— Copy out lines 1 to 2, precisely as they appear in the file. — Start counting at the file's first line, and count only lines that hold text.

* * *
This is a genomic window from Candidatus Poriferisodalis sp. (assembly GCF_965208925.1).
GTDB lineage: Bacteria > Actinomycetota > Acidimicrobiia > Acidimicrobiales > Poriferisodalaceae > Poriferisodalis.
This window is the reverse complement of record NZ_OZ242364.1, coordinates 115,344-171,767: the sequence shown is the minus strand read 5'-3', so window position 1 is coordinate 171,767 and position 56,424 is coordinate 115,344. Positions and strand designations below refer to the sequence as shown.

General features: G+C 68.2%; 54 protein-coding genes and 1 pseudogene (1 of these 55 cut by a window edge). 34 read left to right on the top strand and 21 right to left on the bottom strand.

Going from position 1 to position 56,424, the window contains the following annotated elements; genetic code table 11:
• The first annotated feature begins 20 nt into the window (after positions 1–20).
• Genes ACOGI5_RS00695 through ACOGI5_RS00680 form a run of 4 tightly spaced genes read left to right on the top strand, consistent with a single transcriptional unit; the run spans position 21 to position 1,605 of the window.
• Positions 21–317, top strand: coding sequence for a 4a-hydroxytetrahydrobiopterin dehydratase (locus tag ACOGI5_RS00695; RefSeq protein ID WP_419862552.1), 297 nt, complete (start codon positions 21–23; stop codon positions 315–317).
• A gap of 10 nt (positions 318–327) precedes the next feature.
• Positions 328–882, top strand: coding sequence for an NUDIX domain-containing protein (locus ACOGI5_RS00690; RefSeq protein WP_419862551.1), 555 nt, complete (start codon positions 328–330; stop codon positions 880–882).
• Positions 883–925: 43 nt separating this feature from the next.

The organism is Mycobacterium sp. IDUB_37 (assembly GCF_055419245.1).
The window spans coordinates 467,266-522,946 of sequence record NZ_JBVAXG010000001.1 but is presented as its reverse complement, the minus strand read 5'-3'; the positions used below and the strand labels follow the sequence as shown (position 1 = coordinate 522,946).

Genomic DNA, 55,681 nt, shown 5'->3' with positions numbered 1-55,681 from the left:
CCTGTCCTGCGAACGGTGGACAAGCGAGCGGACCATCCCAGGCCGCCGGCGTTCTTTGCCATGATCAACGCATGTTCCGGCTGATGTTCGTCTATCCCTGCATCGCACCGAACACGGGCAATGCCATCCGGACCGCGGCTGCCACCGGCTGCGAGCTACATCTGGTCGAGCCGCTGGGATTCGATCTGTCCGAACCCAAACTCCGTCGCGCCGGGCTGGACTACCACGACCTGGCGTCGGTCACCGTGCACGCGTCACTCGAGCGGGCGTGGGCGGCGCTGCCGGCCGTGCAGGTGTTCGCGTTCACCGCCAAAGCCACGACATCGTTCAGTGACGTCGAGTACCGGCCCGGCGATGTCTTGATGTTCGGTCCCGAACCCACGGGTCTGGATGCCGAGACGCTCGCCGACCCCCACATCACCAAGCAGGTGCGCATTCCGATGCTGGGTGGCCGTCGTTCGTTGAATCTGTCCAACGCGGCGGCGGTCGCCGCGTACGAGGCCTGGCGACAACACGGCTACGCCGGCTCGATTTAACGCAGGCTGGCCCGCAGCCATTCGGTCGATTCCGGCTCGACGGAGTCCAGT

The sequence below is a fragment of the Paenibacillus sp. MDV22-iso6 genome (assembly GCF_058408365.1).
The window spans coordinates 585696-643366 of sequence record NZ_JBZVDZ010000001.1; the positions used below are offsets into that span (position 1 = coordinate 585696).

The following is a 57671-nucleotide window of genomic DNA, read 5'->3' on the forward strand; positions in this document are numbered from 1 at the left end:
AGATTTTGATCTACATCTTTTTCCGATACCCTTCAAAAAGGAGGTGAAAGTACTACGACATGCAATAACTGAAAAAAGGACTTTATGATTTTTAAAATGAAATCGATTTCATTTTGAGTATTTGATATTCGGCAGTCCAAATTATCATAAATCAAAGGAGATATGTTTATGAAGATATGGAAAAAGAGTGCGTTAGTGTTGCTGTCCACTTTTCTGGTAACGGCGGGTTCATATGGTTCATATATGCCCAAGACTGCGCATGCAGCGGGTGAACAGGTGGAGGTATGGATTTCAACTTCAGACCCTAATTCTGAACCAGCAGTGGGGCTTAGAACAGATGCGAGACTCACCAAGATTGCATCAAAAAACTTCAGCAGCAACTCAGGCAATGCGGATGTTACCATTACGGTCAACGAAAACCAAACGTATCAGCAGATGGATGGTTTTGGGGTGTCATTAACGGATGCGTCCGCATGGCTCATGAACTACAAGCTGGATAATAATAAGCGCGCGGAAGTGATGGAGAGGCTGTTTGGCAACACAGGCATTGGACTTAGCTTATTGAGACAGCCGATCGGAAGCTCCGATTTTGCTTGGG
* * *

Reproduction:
This is a genomic window from Candidatus Poriferisodalis sp. (assembly GCF_965208925.1).
GTDB lineage: Bacteria > Actinomycetota > Acidimicrobiia > Acidimicrobiales > Poriferisodalaceae > Poriferisodalis.